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Platform for Unknown Faces

New Delhi, Thu, 08 May 2008 M Shamsur Rabb Khan

Perhaps no one could see many a budding talents like Manpreet Gony of Chennai Super Kings, Dhawal Kulkarni of Mumbai Indians or Pragyan Ojha of Deccan Chargers or Ravindra Jadeja of Rajasthan Royals live. Many a cricket stars, like these four, have been lost in the pages of history. Many of them played Ranji matches for years and retired with a heart full of pain and pockets without penny. Thanks to IPL that provided a great professional platform for those unknown talents, who had neither any motivating factor to excel nor any other option to eke out a living when retired. It has widened the prospect where many cricket talents could be absorbed or live with honour when they would call it a day and learn by rubbing shoulders with international stars. Now that Shaun Pollock is seen hugging Robin Uthappa or the Sri Lankan skipper patting Irfan Pathan on the back or Warne clapping Sohail Tanvir’s six scalps with enthusiasm or Ganguly showing anger at Mohammad Hafeez, IPL has given cricket a new global dimension. If Brazil could be proud of football, so India, not England, be honoured for cricket.

One reason why football in Europe and Latin America is worshipped is the sheer practicality of the approach with which the game has been adopted, viewed and played. In comparison to meager pay package to Indian football players, stars of European league are paid in millions. This is the reason why India is nowhere in football if we compare it with the leading soccer playing countries in the world. What can be more torturous than watching small, under developed countries like Togo and Ghana playing in the 18th FIFA World Cup 2006 that was held in Germany and Indian with more than a hundred billion people was not in the race? And, more sadly, why has hockey lost all its grandeur and splendour in recent times that we even failed to qualify for the Beijing Olympic Games?

Of course, money is the greatest motivating factor that shapes talents, helps enhance performances, and produces global standards, in addition to creating, not a few, but so many stars from among the native players. It fetches glamour and celebrity status as well. What a player gets at the end of the day matters, and more so in the era of globalization when instant communication tells him or her the kind of money involved in club transfers in European football league. Performance according to pay or vice verse is the key mantra that we in India realize not before we undergo a few shocking setbacks, so far sports is concerned, albeit we don’t relate this logic to any other profession. A whooping prize money of US$ 200,000 or at least US$ 50,000 will prompt every Indian boy to opt for cricket.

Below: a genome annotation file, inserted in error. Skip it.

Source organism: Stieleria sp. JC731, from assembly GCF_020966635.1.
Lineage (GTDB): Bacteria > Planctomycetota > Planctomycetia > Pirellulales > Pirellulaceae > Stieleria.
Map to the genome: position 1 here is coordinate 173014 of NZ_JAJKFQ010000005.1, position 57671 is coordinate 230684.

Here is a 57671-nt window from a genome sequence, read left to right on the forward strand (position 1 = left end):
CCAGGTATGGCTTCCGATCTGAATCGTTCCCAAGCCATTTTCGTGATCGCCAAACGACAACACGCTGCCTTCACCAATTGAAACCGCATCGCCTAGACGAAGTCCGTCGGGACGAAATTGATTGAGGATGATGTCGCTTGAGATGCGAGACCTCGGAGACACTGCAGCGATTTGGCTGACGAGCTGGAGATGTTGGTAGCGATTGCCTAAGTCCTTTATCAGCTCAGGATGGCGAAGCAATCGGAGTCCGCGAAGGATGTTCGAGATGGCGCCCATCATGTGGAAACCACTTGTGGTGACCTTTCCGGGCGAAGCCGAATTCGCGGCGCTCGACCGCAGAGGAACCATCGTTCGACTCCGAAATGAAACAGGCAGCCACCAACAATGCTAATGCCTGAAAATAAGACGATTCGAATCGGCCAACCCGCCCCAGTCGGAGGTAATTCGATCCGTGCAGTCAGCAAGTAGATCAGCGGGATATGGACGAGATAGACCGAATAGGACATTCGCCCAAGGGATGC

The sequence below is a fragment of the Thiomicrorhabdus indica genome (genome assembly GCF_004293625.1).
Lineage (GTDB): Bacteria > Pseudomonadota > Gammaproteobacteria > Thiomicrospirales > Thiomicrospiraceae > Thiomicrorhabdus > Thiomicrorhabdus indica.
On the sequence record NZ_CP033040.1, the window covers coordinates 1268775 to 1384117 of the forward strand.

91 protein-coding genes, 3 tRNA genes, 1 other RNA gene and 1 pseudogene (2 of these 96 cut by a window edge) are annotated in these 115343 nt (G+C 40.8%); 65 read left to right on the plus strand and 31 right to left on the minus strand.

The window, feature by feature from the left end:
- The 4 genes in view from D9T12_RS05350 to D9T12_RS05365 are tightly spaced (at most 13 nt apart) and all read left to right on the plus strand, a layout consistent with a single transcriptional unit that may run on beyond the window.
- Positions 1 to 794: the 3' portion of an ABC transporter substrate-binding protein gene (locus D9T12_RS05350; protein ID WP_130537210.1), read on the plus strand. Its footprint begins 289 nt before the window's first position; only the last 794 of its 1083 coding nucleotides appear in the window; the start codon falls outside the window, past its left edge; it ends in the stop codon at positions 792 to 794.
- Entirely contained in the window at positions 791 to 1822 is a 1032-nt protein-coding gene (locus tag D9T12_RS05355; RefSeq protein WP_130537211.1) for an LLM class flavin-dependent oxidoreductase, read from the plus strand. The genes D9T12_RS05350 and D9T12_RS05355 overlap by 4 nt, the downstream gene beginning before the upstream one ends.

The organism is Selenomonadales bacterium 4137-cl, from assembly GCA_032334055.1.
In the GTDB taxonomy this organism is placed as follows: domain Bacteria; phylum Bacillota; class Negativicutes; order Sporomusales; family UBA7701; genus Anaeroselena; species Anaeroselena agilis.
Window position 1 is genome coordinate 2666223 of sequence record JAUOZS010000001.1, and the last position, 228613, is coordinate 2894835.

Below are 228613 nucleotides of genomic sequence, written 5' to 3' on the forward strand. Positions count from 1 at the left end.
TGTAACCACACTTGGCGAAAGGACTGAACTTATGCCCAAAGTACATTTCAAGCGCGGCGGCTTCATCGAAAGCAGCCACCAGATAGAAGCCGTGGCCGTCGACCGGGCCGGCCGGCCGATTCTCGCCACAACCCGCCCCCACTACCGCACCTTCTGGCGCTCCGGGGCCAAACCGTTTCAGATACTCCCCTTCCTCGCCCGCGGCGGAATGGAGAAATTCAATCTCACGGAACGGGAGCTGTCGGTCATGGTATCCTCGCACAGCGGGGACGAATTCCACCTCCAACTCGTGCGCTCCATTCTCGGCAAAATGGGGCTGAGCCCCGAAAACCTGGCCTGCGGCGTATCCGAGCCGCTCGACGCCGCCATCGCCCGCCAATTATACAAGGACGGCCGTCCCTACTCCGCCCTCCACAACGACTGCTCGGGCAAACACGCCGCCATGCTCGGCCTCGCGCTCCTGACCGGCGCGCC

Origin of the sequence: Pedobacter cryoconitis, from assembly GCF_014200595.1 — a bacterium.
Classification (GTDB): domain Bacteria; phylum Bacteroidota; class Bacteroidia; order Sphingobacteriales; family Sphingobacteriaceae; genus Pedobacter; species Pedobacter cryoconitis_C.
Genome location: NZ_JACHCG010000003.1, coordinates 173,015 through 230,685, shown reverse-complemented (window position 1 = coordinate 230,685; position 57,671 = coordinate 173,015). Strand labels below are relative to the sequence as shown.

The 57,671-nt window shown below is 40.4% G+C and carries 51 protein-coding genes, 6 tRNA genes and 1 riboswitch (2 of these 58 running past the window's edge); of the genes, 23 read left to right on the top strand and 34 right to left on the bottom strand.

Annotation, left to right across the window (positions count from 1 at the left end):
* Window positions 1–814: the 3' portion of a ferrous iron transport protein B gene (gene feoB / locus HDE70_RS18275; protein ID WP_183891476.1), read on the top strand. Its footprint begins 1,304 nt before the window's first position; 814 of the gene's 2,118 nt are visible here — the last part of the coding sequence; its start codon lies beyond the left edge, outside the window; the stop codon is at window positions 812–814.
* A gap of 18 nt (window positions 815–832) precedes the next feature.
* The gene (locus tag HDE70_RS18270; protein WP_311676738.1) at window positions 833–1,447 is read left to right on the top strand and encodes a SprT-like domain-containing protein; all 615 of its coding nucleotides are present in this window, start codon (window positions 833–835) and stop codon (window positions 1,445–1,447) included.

Corporatization of sports is something that IPL has been able to initiate. So, Mukesh Ambani patronizing cricket gives the impression that game has reached the pinnacle of corporate world. So, Shahrukh Khan and Preity Zinta franchising cricket means it has the potential to fetch glamour with it. So, Deccan Herald opting to do business with cricket shows it could bring money along with fame to the newspaper.

Any small kid reading Dhayanchand for the first time might well be hugely disappointed when he would compare the great legend’s team with the current one that is defeated by South Korea recently. Will he follow the magician and opt for hockey as a career? Even those youngsters who might show some inborn talents or natural inclination towards our national game might well switch over to cricket. Why? This young Indian generation is brought up amidst the culture of live telecast of cricket matches; he watches Dhoni walking the ramp or Yuvraj romancing with Deepika Padukone or reads that Sachin rides Ferrari or the Indian skipper is the highest tax payer in Jharkhand. Even the old fathers who had left no stone unturned in prohibiting their sons and daughter from playing any sport in the past would regret their decisions. Some retired cricket greats would be writhing in disappointment on missing the IPL bus.

Intelligent youngsters would reason: in hockey, India was at the zenith in yonder days, but now it is at the lowest ebb. And going by the saying “more men adore the sun rising than the sun setting” he would pick cricket instantly. Now modern parents are busy in promoting their sons to become Sachin, and that is why more and more, Yuvrajas, if not Sachins, are being born in various parts of the country. Sometime back I read Munaf Patel distributing money to his poor villagers, as they would ask him whenever he visits his native village. Munaf as a football player would not have been able to give a rupee to his co-villagers, but would rather be asking from them upon retirement.

Think Ishant Sharma as a budding hockey player for a while, not as the fastest bowler India could ever produce. His family status would have been what it was when Ishant entered the cricketing arena. Many analysts have tried to paint a bad picture of IPL, but they should know it is less time consuming, more entertaining and higher money fetching exercise.

And as the game is progressing well, crowds of men and women are responding wholeheartedly. Dispelling all pessimistic apprehensions and doubts, IPL has proved to be a grand success. The beginning it has made gives us a promising future, and the day is not far away when ODIs will take the place of Test cricket while Twenty20 will be new shorter form of the game, much like the European football league. After all, in a busy modern life a whole day entertainment from is too much of an ask. Test cricket, like rare animals, will face extinction soon.

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